COVID-19 has complicated how companies manage their internal relationships. Businesses that have not fallen prey to the financial devastation wrought by coronavirus have often struggled to continue services in the face of disruptive closures and stay-at-home orders. Some companies benefitted from governmental aid and are only now starting to spring back. Still others were fortunate to be tech-ready before the outbreak and agile enough to pivot on a dime. Businesses with a variety of backgrounds are beginning to attain some level of organizational health and stability, leading some to return to hiring decisions they had put on hold.
However, just as it appeared that the US might see the end of COVID-19 on the horizon, coronavirus cases are again surging at explosive rates: new shutdowns and phase rollbacks are looming. Many businesses able to seamlessly conduct work from home have delayed mandatory in-office work to protect workers and their vulnerable family members (even in areas where the virus is more controlled). Remote work seems like it will be the rule rather than the exception for at least some U.S. businesses for the near term.
So, what is a business to do in this digitally close but socially distanced age when it needs to on-board a new employee remotely? Placing aside the (momentous) task of completing all of the new hire documentation and ensuring the proper devices and supplies are provided, how does a business integrate a new employee into a team and, most importantly, its culture, virtually?
Given the significant time, effort, and expenditure associated with making new hires (one Society for Human Resources Management study places the cost at 6–9 months of the employee’s salary), retaining new talent is key. On-boarding is an integral part of employee retention: the need to quickly forge a bond with and engage the new employee can help ensure that your new hire isn’t one of the estimated 50% of employees who leave during the first 18 months of employment. On-boarding in the age of remote work necessitates a different approach than on-boarding in person. That means ensuring the employment relationship is successful requires even more forethought and intentionality than before.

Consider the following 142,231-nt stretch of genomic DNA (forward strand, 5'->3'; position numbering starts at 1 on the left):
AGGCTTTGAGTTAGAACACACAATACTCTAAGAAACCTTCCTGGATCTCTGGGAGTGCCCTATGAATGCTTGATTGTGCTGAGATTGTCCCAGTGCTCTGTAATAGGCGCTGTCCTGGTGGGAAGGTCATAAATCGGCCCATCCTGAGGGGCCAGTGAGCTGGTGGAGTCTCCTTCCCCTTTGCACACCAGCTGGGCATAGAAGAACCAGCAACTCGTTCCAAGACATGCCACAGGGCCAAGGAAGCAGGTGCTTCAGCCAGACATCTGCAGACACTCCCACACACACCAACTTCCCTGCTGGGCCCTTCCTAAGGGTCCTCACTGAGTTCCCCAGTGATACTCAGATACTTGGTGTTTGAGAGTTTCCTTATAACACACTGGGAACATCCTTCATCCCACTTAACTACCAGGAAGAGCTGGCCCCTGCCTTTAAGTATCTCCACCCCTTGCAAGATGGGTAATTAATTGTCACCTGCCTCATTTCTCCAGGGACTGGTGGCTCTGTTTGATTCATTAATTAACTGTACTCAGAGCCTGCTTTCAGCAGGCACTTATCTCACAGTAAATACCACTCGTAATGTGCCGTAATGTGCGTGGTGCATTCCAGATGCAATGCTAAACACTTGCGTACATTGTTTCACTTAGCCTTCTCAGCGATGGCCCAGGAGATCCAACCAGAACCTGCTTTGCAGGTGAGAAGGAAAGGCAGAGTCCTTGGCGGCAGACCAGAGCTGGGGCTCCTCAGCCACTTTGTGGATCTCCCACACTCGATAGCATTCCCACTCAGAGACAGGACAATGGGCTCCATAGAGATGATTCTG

As with any employee, be certain that you have very clearly and intentionally articulated expectations to the new employee, not only what duties they’ll perform and the resources available to them, but also a clear sense of the company’s values and mission. Below are some tips that are working for our clients and colleagues in several different industries.
1. Plan an Initial In-Person Meet-and-Greet
Gone are the days of the customary welcome lunch, happy hour, or dinner out for new employees—at least for now. Nonetheless, video conferencing cannot compete with meeting your new employee in person, even if masked and distanced. So long as HR permits it and relevant health guidelines are followed, put an in-person meeting with your new employee on the schedule. Be flexible as to meeting location, and opt for a meeting outdoors if possible, to be mindful of health-related concerns during this pandemic. You might consider, however, that meeting at your company’s office would afford the new employee an introduction to the workspace and help communicate your business’ culture and operations in a way no words can. The feasibility of an in-office meeting will depend on the particular circumstances of your business’ location and whether a meeting can be conducted safely.